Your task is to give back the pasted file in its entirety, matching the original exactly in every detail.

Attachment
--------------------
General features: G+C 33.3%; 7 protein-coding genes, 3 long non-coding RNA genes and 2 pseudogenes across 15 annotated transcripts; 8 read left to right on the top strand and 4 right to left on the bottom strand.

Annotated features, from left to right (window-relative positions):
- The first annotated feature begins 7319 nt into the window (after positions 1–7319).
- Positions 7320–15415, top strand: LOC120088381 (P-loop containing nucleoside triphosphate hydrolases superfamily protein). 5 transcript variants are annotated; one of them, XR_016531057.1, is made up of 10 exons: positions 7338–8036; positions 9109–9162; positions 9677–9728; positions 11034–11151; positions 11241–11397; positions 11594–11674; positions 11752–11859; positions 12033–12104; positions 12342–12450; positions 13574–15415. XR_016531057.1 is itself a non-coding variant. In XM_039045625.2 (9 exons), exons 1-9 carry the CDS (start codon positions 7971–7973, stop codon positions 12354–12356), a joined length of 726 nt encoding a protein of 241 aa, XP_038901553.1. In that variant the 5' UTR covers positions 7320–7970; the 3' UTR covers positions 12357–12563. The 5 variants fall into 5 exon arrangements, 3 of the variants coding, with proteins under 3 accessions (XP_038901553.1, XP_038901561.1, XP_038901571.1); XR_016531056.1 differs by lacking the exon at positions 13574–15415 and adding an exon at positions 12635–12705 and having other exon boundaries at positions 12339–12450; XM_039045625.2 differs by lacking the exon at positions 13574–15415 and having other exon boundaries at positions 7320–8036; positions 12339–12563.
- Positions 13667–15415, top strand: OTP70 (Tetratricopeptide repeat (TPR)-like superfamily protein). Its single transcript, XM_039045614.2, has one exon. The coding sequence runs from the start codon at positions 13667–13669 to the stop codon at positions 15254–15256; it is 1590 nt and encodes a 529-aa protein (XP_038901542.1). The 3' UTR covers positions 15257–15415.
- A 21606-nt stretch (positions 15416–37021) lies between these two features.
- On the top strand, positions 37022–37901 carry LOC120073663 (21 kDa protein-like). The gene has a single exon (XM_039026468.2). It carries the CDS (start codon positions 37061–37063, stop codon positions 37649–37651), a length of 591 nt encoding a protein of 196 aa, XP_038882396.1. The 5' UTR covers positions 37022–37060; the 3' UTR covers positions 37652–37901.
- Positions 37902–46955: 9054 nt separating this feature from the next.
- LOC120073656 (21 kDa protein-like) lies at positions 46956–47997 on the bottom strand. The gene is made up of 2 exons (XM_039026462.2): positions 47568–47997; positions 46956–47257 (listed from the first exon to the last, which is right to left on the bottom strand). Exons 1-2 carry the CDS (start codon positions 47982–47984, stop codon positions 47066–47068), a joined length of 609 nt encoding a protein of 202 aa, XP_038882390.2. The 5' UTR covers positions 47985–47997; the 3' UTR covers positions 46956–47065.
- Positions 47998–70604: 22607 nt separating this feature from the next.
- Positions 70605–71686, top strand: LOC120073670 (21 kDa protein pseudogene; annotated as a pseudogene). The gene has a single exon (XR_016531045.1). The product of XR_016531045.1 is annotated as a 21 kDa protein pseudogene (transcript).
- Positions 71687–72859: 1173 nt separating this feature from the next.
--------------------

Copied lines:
General features: G+C 33.3%; 7 protein-coding genes, 3 long non-coding RNA genes and 2 pseudogenes across 15 annotated transcripts; 8 read left to right on the top strand and 4 right to left on the bottom strand.

Annotated features, from left to right (window-relative positions):
- The first annotated feature begins 7319 nt into the window (after positions 1–7319).
- Positions 7320–15415, top strand: LOC120088381 (P-loop containing nucleoside triphosphate hydrolases superfamily protein). 5 transcript variants are annotated; one of them, XR_016531057.1, is made up of 10 exons: positions 7338–8036; positions 9109–9162; positions 9677–9728; positions 11034–11151; positions 11241–11397; positions 11594–11674; positions 11752–11859; positions 12033–12104; positions 12342–12450; positions 13574–15415. XR_016531057.1 is itself a non-coding variant. In XM_039045625.2 (9 exons), exons 1-9 carry the CDS (start codon positions 7971–7973, stop codon positions 12354–12356), a joined length of 726 nt encoding a protein of 241 aa, XP_038901553.1. In that variant the 5' UTR covers positions 7320–7970; the 3' UTR covers positions 12357–12563. The 5 variants fall into 5 exon arrangements, 3 of the variants coding, with proteins under 3 accessions (XP_038901553.1, XP_038901561.1, XP_038901571.1); XR_016531056.1 differs by lacking the exon at positions 13574–15415 and adding an exon at positions 12635–12705 and having other exon boundaries at positions 12339–12450; XM_039045625.2 differs by lacking the exon at positions 13574–15415 and having other exon boundaries at positions 7320–8036; positions 12339–12563.
- Positions 13667–15415, top strand: OTP70 (Tetratricopeptide repeat (TPR)-like superfamily protein). Its single transcript, XM_039045614.2, has one exon. The coding sequence runs from the start codon at positions 13667–13669 to the stop codon at positions 15254–15256; it is 1590 nt and encodes a 529-aa protein (XP_038901542.1). The 3' UTR covers positions 15257–15415.
- A 21606-nt stretch (positions 15416–37021) lies between these two features.
- On the top strand, positions 37022–37901 carry LOC120073663 (21 kDa protein-like). The gene has a single exon (XM_039026468.2). It carries the CDS (start codon positions 37061–37063, stop codon positions 37649–37651), a length of 591 nt encoding a protein of 196 aa, XP_038882396.1. The 5' UTR covers positions 37022–37060; the 3' UTR covers positions 37652–37901.
- Positions 37902–46955: 9054 nt separating this feature from the next.
- LOC120073656 (21 kDa protein-like) lies at positions 46956–47997 on the bottom strand. The gene is made up of 2 exons (XM_039026462.2): positions 47568–47997; positions 46956–47257 (listed from the first exon to the last, which is right to left on the bottom strand). Exons 1-2 carry the CDS (start codon positions 47982–47984, stop codon positions 47066–47068), a joined length of 609 nt encoding a protein of 202 aa, XP_038882390.2. The 5' UTR covers positions 47985–47997; the 3' UTR covers positions 46956–47065.
- Positions 47998–70604: 22607 nt separating this feature from the next.
- Positions 70605–71686, top strand: LOC120073670 (21 kDa protein pseudogene; annotated as a pseudogene). The gene has a single exon (XR_016531045.1). The product of XR_016531045.1 is annotated as a 21 kDa protein pseudogene (transcript).
- Positions 71687–72859: 1173 nt separating this feature from the next.